When Master and I play, it's very likely that there will be marks, at least temporarily. Caring for them is part of the aftercare we have set up for me.  We are pretty minimal when it comes to first aid for them because I like to keep them as long as possible.  I'm the sort of poking bruises, rubbing abrasions and pick at cuts -- just to feel a remembrance of the pain and fun we had.

But not everyone is like that. First Aid is important in the immediate aftercare of play. At play parties, first aid should be addressed and adhered to for all people. Accidental bleeding should be stopped and everyone who wants treatment for other pains and marks should get it. For me, that is usually lotion on my tender skin and that's about it.

Here's what I've been able to gather for you as far as first aid.

Welts and Bruises

Reduce bruising and swelling

  1. Ice the area on and off for the first 24-48 hours. Apply the ice for 15 minutes at a time, covering with a towel or cloth to avoid direct contact with the skin.
  2. Elevate the area above the heart.

Treat the symptoms

  1. For pain, take acetaminophen (Tylenol). Avoid Ibuprofen or Aspirin which can prolong bleeding.

Follow up

  1. Two days after a bruise develops, apply a heat pack or wash cloth soaked in warm water to the area several times a day to promote healing.
  2. Arnica cream is a homeopathic method known to speed the healing process of bruises.
  3. Pain and tenderness should get better within a few days and the bruise should go away within a couple of weeks.


Bruising Concerns (free video on KinkAcademy.com) - Shay (with some enthusiastic manhandling help from Stefanos) explains what goes on with your body when your happy spanking, roughhousing, or just enthusiastic sex leads to contusions that mark the skin. She also shares the magic of RICE for curing what ails you, and encourages you to be careful but not stop the fun!


Abrasions are scrapes and irritated skin.

  1. Clean the area with a mild soap and water.
  2. Cover with an antibiotic ointment and a dry bandage.
  3. Change the bandage every few days

Cuts and Puncture Wounds

Stop the bleeding

  1. Apply firm pressure directly to the wound, ideally using a clean cloth or towel. You can also use a finger if nothing else is available.
  2. If the blood seeps through the cloth or towel, add more pressure.
  3. Remove pressure when the bleeding stops, usually in five to ten minutes.

Clean the wound

  1. Rinse the wound with clear water. Running tap water can be used.
  2. Remove any foreign material in the wound (such as dirt, gravel or glass) by using tweezers if necessary.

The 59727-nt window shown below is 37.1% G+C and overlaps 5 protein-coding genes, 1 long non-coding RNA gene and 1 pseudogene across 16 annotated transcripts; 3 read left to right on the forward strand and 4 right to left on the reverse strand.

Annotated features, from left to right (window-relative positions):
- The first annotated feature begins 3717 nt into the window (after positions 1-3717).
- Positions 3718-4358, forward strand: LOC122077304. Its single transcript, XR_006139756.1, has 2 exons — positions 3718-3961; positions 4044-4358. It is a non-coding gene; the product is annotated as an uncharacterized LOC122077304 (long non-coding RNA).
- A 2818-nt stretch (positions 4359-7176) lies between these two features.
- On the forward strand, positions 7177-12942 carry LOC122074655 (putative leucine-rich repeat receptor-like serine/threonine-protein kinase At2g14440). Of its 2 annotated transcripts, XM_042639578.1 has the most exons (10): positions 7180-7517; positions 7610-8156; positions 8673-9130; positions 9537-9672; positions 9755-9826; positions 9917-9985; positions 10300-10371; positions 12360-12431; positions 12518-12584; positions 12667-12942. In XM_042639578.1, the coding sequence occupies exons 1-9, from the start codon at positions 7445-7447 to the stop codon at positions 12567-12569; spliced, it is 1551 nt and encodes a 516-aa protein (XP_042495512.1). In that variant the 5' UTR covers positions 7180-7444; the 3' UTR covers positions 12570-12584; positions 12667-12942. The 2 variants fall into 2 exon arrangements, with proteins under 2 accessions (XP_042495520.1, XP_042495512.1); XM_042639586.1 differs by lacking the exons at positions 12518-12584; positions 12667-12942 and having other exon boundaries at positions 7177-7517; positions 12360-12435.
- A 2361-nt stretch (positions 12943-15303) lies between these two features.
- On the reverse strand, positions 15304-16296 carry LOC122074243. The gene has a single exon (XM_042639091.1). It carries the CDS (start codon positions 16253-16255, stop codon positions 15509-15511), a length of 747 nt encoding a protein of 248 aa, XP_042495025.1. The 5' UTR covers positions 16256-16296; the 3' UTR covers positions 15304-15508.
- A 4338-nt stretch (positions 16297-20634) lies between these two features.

3. Ideally, clean the wound with a sterile gauze.
  4. Avoid using cotton wool.
  5. If the bleeding restarts, apply firm pressure.
  6. Most first aid kits include sterile or antiseptic wipes which can be used to clean the wound.

Prevent infection

  1. Applying a topical antibiotic, such as Neobiotic ointment to the wound. Topical antibiotics should be applied with each dressing change, or two to three times a day if the wound is left uncovered.
  2. Cover the wound to keep it moist and to protect the topical antibiotic.


Information from familydoctor.org

  • First-degree burns are red and painful. They swell a little. They turn white when you press on the skin. The skin over the burn may peel off after 1 or 2 days.
  • Second-degree burns are thicker burns, are very painful and typically produce blisters on the skin. The skin is very red or splotchy, and may be very swollen.
  • Third-degree burns cause damage to all layers of the skin. The burned skin looks white or charred. These burns may cause little or no pain because the nerves and tissue in the skin are damaged. SEE A DOCTOR IF YOU THINK YOU HAVE THIRD DEGREE BURNS!

First-degree burns:

  1. Soak the burn in cool water for at least 5 minutes. The cool water helps reduce swelling by pulling heat away from the burned skin.
  2. Treat the burn with a skin care product that protects and heals skin, such as aloe vera cream or an antibiotic ointment. You can wrap a dry gauze bandage loosely around the burn. This will protect the area and keep the air off of it.
  3. Take an over-the-counter pain reliever, such as acetaminophen (one brand name: Tylenol), ibuprofen (some brand names: Advil, Motrin) or naproxen (brand name: Aleve), to help with the pain. Ibuprofen and naproxen will also help with swelling.

Second-degree burns:

  1. Soak the burn in cool water for 15 to 30 minutes. If the burned area is small, put cool, clean, wet cloths on the burn for a few minutes every day. Then put on an antibiotic cream, or other creams or ointments prescribed by your doctor. Cover the burn with a dry nonstick dressing (for example, Telfa) held in place with gauze or tape. Check with your doctor's office to make sure you are up-to-date on tetanus shots.
  2. Change the dressing every day. First, wash your hands with soap and water. Then gently wash the burn and put antibiotic ointment on it. If the burn area is small, a dressing may not be needed during the day. Check the burn every day for signs of infection, such as increased pain, redness, swelling or pus. If you see any of these signs, see your doctor right away. To prevent infection, avoid breaking any blisters that form.
  3. Burned skin itches as it heals. Keep your fingernails cut short and don't scratch the burned skin. The burned area will be sensitive to sunlight for up to one year, so you should apply sunscreen to the area when you're outside.

Do you have any first aid tips to share? How do you care for your marks?